MRH:   I guess one advantage in taking that path in Canada is that we have great crews, good special effects houses, post-production houses and labs that make it easy to draw from a solid talent pool when you have a solid project.

MD:     I guess, although a lot of people would say that it’s a double edged sword, because, let’s say if you’re in Toronto or Vancouver or Montreal: yes, you’ll have a pool of more actors and technician, etc., but at the same time, people are more spoiled by Hollywood that has come and paid them a lot of money.

Also, let’s say you’re in a remote, small town, and you want to do a movie. If you go up to a local farmer and say, ‘We’re doing a film, we’d like to use your barn,’ he’ll go ‘Sure! Go right ahead. If you need anything, I’ll be back in a few hours,’ whereas in Montreal, ask anyone, they’ll go ‘That’ll be a thousand dollars,’ so there is that disadvantage of being in a movie city, and I’ve been burned many times. With a few of my filmmaker friends, we get so discouraged and say ‘Jeeze, let’s move and go someplace else,’ because it becomes increasingly difficult to do things in a movie city.


MRH:   In Canada, there’s only so much independent financing one can draw from to get a project off the ground, and although there are the government agencies where you can get some assistance, I wonder if there’s a perceptible competition among indie filmmakers striving to benefit from the limited financial resources.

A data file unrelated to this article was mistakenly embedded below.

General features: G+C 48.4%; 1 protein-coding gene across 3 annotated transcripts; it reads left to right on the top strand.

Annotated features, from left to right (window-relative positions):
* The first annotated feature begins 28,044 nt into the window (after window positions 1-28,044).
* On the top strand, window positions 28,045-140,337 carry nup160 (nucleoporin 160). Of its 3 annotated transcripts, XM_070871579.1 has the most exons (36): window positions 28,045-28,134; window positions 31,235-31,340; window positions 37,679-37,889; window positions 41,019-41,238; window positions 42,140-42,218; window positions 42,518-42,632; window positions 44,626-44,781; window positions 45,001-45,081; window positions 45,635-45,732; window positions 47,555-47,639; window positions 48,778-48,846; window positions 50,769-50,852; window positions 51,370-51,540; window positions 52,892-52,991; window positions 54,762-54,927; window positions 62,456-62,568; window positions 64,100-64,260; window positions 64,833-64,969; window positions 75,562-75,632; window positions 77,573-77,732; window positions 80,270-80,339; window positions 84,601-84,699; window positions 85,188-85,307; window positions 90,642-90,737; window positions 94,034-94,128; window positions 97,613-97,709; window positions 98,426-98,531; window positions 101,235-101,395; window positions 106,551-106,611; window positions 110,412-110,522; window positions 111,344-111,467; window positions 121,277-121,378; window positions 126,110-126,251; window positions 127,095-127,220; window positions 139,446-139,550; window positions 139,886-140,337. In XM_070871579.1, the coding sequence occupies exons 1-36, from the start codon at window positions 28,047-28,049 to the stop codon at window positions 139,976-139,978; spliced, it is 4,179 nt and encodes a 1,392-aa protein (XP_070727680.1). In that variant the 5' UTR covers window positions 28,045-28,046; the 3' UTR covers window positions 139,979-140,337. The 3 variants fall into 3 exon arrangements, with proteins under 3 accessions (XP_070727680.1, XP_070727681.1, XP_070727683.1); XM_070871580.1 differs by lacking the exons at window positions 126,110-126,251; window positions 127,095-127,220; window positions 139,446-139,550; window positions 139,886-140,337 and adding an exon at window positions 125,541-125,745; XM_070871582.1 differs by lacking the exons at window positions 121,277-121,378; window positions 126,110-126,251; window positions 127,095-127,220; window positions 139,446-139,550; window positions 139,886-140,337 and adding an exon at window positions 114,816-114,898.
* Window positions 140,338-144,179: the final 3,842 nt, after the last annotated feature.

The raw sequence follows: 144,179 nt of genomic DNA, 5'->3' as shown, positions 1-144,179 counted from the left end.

MD:     Competition is maybe not the right word. I guess those that are applying, let’s say for SODEC or Telefilm support are in competition with the other people who are applying, but since it’s a board of people who are adjudicating, it’s not like a direct competition. I don’t think there’s that much animosity between the different filmmakers. It’s almost like a lottery where it’s the luck of the draw.

On the private side of financing, there’s no competition at all because basically other filmmakers are actually your friends, and I think among all the filmmakers that I know, we have much more of a support group than any competitiveness between each other.

But just to make something clear, I didn’t pitch End of the Line to anyone; I just made it myself. I’ve met some other Canadian filmmakers that had gone door-to-door with small amounts from local investors and farmers, sort of what like Sam Raimi did, where he had gotten something like thirty dentists and doctors to put up $10,000 each.

Some people might be good at that, but that’s not something I thought of looking into, probably because I wouldn’t have been able to do it out of respect, because the film industry is so risky; I could not honestly say to someone  ‘Hey, if you invent $10,000 in my film, you’ll make a lot of money.’ I’m not naïve to that side. I’d feel terrible to ask money from people and knowing there’s a risk that they wouldn’t see it back. If I go down the drain, it’s my own fault, and there’s no one to pay for it but me.

Slashers (2001) DVD cover

green screen filming

filming inside an old subway car

green screen effects